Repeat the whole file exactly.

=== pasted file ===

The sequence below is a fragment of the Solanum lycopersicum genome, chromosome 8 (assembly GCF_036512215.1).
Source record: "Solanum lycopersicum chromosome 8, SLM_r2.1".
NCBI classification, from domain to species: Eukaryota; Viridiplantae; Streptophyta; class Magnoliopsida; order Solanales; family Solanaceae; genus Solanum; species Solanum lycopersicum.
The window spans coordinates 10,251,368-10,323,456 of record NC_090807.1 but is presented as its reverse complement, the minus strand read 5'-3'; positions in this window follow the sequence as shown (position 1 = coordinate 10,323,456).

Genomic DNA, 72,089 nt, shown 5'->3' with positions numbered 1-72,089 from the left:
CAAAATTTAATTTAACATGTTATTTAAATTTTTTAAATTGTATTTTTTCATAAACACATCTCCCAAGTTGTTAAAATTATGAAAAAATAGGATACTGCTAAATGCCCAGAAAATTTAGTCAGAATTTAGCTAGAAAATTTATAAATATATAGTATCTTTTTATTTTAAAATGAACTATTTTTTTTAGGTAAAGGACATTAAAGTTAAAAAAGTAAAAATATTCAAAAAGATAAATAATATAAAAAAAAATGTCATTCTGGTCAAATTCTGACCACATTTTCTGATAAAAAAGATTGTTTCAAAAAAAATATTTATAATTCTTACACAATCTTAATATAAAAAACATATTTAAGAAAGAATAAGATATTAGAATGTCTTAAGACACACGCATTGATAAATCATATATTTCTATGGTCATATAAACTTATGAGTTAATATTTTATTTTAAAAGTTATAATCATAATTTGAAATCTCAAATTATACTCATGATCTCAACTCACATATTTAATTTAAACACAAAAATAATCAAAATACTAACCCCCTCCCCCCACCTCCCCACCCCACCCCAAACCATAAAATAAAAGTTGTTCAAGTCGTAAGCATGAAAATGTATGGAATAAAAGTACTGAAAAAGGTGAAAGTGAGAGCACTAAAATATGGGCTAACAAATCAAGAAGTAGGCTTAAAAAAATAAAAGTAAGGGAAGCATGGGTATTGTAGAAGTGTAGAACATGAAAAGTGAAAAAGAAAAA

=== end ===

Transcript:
The sequence below is a fragment of the Solanum lycopersicum genome, chromosome 8 (assembly GCF_036512215.1).
Source record: "Solanum lycopersicum chromosome 8, SLM_r2.1".
NCBI classification, from domain to species: Eukaryota; Viridiplantae; Streptophyta; class Magnoliopsida; order Solanales; family Solanaceae; genus Solanum; species Solanum lycopersicum.
The window spans coordinates 10,251,368-10,323,456 of record NC_090807.1 but is presented as its reverse complement, the minus strand read 5'-3'; positions in this window follow the sequence as shown (position 1 = coordinate 10,323,456).

Genomic DNA, 72,089 nt, shown 5'->3' with positions numbered 1-72,089 from the left:
CAAAATTTAATTTAACATGTTATTTAAATTTTTTAAATTGTATTTTTTCATAAACACATCTCCCAAGTTGTTAAAATTATGAAAAAATAGGATACTGCTAAATGCCCAGAAAATTTAGTCAGAATTTAGCTAGAAAATTTATAAATATATAGTATCTTTTTATTTTAAAATGAACTATTTTTTTTAGGTAAAGGACATTAAAGTTAAAAAAGTAAAAATATTCAAAAAGATAAATAATATAAAAAAAAATGTCATTCTGGTCAAATTCTGACCACATTTTCTGATAAAAAAGATTGTTTCAAAAAAAATATTTATAATTCTTACACAATCTTAATATAAAAAACATATTTAAGAAAGAATAAGATATTAGAATGTCTTAAGACACACGCATTGATAAATCATATATTTCTATGGTCATATAAACTTATGAGTTAATATTTTATTTTAAAAGTTATAATCATAATTTGAAATCTCAAATTATACTCATGATCTCAACTCACATATTTAATTTAAACACAAAAATAATCAAAATACTAACCCCCTCCCCCCACCTCCCCACCCCACCCCAAACCATAAAATAAAAGTTGTTCAAGTCGTAAGCATGAAAATGTATGGAATAAAAGTACTGAAAAAGGTGAAAGTGAGAGCACTAAAATATGGGCTAACAAATCAAGAAGTAGGCTTAAAAAAATAAAAGTAAGGGAAGCATGGGTATTGTAGAAGTGTAGAACATGAAAAGTGAAAAAGAAAAA